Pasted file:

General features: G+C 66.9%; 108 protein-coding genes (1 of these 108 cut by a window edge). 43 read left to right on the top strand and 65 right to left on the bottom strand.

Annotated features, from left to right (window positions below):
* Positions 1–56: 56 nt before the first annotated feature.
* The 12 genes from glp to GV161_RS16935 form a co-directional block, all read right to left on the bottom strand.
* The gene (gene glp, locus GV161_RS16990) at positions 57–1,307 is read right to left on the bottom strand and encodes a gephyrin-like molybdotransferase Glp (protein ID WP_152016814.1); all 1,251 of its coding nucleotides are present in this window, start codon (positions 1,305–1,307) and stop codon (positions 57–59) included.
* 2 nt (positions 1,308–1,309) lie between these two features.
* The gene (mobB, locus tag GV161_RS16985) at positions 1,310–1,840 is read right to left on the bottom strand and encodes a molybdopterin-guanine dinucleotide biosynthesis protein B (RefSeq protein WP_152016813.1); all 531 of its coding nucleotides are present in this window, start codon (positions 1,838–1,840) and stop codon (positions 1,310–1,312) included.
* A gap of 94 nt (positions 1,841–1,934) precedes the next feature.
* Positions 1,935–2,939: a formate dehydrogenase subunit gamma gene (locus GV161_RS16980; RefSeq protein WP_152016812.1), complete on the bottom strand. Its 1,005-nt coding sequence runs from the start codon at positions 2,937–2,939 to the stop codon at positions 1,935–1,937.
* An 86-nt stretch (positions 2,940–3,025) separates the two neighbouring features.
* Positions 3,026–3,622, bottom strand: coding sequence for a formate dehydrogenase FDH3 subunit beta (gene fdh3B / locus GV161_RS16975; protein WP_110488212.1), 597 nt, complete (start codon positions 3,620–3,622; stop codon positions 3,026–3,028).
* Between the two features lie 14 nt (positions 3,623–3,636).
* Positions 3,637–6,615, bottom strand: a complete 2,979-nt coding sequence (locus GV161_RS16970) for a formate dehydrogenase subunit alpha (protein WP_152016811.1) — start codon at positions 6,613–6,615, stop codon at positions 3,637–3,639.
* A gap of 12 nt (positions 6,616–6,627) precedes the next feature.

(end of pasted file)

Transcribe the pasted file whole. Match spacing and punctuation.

General features: G+C 66.9%; 108 protein-coding genes (1 of these 108 cut by a window edge). 43 read left to right on the top strand and 65 right to left on the bottom strand.

Annotated features, from left to right (window positions below):
* Positions 1–56: 56 nt before the first annotated feature.
* The 12 genes from glp to GV161_RS16935 form a co-directional block, all read right to left on the bottom strand.
* The gene (gene glp, locus GV161_RS16990) at positions 57–1,307 is read right to left on the bottom strand and encodes a gephyrin-like molybdotransferase Glp (protein ID WP_152016814.1); all 1,251 of its coding nucleotides are present in this window, start codon (positions 1,305–1,307) and stop codon (positions 57–59) included.
* 2 nt (positions 1,308–1,309) lie between these two features.
* The gene (mobB, locus tag GV161_RS16985) at positions 1,310–1,840 is read right to left on the bottom strand and encodes a molybdopterin-guanine dinucleotide biosynthesis protein B (RefSeq protein WP_152016813.1); all 531 of its coding nucleotides are present in this window, start codon (positions 1,838–1,840) and stop codon (positions 1,310–1,312) included.
* A gap of 94 nt (positions 1,841–1,934) precedes the next feature.
* Positions 1,935–2,939: a formate dehydrogenase subunit gamma gene (locus GV161_RS16980; RefSeq protein WP_152016812.1), complete on the bottom strand. Its 1,005-nt coding sequence runs from the start codon at positions 2,937–2,939 to the stop codon at positions 1,935–1,937.
* An 86-nt stretch (positions 2,940–3,025) separates the two neighbouring features.
* Positions 3,026–3,622, bottom strand: coding sequence for a formate dehydrogenase FDH3 subunit beta (gene fdh3B / locus GV161_RS16975; protein WP_110488212.1), 597 nt, complete (start codon positions 3,620–3,622; stop codon positions 3,026–3,028).
* Between the two features lie 14 nt (positions 3,623–3,636).
* Positions 3,637–6,615, bottom strand: a complete 2,979-nt coding sequence (locus GV161_RS16970) for a formate dehydrogenase subunit alpha (protein WP_152016811.1) — start codon at positions 6,613–6,615, stop codon at positions 3,637–3,639.
* A gap of 12 nt (positions 6,616–6,627) precedes the next feature.